Naftna Industrija Srbije (NIS) is seriously considering exploiting oil shale from the Aleksinac basin, in which it is prepared to invest around EUR 300 million in the first stage of the project alone. The entire project, which would considerably increase oil and gas stock in Serbia, might take root as soon as mid-2017, as Politika learns unofficially.
Oil shale is located on the surface and is extracted as ore, with a certain percentage of oil being extracted from each ton, afterwards sent to the processing at a refinery. All explorations made so far have confirmed that the percentage is very high, amounting to as much as 13.5% to 15%.
It has been estimated that the realization of this project, which Serbia has been waiting for for nearly half a century, might lead to employment of 1,000 new workers, whereas the state would earn more than two billion a year in taxes alone.
Shale, as Politika's source says, is Serbia's big energy resource, and the proximity of the Pancevo oil refinery, where shale would be processed, would considerably increase the cost-effectiveness of the entire project. The exploitation of shale would produce electricity for households, enable oil processing for the agricultural sector, produce heating energy...
Local experts agree that the Russian technology is best suited for oil shale exploitation in Aleksinac, providing the highest degree of environmental protection, which is the main issue in any exploitation process. However, if Estonia, as an EU member , has managed to develop the technology meeting strict European environmental standards, the idea is that Serbia might too.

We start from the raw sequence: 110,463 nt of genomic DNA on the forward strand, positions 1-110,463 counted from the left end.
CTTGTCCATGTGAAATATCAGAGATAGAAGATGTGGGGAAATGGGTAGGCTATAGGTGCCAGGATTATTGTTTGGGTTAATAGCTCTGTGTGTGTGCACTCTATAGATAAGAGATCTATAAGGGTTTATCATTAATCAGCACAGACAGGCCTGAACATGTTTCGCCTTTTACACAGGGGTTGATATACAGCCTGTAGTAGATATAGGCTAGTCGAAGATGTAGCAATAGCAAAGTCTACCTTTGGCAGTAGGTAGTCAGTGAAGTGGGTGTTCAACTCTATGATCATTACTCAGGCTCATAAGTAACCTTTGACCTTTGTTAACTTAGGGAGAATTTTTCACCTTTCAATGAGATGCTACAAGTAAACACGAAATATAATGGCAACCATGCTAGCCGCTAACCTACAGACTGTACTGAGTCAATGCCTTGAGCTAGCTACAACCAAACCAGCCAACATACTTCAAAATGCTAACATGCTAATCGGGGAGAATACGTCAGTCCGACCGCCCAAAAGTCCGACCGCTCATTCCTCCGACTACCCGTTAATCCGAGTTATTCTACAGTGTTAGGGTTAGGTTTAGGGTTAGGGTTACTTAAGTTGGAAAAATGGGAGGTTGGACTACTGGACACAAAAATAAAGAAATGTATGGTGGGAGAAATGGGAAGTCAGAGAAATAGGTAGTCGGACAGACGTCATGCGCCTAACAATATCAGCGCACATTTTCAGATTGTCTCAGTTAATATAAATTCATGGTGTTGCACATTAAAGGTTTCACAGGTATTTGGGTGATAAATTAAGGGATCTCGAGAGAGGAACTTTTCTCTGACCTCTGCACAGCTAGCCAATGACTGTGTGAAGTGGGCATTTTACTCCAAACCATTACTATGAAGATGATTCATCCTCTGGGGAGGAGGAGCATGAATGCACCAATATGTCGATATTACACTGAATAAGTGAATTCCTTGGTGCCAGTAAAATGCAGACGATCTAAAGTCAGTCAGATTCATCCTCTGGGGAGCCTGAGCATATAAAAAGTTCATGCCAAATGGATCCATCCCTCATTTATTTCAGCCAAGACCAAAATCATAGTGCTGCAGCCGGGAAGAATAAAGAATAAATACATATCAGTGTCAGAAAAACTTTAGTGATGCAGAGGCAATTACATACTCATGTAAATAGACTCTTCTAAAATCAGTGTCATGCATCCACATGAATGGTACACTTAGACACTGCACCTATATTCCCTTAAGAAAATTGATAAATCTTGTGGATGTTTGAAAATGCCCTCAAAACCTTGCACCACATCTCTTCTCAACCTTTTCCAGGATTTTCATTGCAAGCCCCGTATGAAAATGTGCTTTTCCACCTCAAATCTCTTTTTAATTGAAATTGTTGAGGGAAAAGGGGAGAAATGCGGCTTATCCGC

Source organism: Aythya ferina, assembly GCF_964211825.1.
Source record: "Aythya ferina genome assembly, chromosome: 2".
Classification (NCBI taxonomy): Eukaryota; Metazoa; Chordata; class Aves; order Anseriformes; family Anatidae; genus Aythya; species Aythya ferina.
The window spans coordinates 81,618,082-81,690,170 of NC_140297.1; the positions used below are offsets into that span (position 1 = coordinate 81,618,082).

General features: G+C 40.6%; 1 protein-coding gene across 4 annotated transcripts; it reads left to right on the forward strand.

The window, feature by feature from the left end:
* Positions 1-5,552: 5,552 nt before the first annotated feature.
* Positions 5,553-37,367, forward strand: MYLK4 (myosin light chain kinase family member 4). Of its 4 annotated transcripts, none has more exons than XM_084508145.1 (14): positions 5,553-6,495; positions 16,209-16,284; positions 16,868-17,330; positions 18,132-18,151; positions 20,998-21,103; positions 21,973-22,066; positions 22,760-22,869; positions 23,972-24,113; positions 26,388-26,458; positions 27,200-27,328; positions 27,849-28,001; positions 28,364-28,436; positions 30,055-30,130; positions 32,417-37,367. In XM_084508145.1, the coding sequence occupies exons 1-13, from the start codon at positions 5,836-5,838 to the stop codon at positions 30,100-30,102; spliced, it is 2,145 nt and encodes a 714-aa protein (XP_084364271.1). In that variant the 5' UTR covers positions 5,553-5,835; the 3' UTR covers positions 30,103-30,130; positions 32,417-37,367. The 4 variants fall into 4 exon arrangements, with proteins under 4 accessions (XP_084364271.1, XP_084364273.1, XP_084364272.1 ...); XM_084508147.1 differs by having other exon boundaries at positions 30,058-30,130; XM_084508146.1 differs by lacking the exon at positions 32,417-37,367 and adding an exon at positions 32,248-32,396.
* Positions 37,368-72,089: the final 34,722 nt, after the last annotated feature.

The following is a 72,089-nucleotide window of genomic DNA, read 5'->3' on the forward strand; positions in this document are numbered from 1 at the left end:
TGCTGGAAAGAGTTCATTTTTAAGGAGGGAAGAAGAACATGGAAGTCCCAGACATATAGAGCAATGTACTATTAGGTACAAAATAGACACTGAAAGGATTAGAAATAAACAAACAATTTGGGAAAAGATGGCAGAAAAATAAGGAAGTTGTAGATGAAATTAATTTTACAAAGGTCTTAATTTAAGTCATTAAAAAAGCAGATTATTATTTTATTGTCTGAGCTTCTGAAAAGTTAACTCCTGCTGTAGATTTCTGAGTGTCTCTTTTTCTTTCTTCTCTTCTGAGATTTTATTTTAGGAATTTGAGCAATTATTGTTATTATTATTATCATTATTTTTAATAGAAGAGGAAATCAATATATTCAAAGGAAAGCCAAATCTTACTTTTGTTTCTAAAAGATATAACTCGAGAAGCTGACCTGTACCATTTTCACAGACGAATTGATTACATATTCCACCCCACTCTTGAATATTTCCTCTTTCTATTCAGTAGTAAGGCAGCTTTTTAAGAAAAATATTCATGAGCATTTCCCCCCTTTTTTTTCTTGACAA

As far back as 1977, first shale samples were sent to Estonia from Aleksinac. It was clear back then that several million tons of shale could be extracted a year from the basin and that 500,000 to 600,000 tons of oil could be processed, which amounts to around 15% of annual oil consumption in Serbia.
In 2012, Serbia placed on the list of 10 countries featuring the biggest oil shale sites. Another reason for NIS to get involved in this big project is the fact that the production becomes cost-effective once the oil price reaches around USD 45 per barrel. Seeing how the price is slowing heading towards USD 60 per barrel, it's clear that it makes sense for NIS to get involved.
Previous research at the Faculty of Physical Chemistry showed that, at the price of EUR 10 for a ton of oil shale from the Aleksinac basin, high-octane engine fuel can be produced at the price of EUR 247 per ton. It's also been alleged that the reserves of oil shale exceed those of oil by far.
The total investment in the exploitation of oil shale in Aleksinac, which would encompass the opening of a mine and the construction of two shale processing facilities, would cost between EUR 700 million and EUR 1 billion.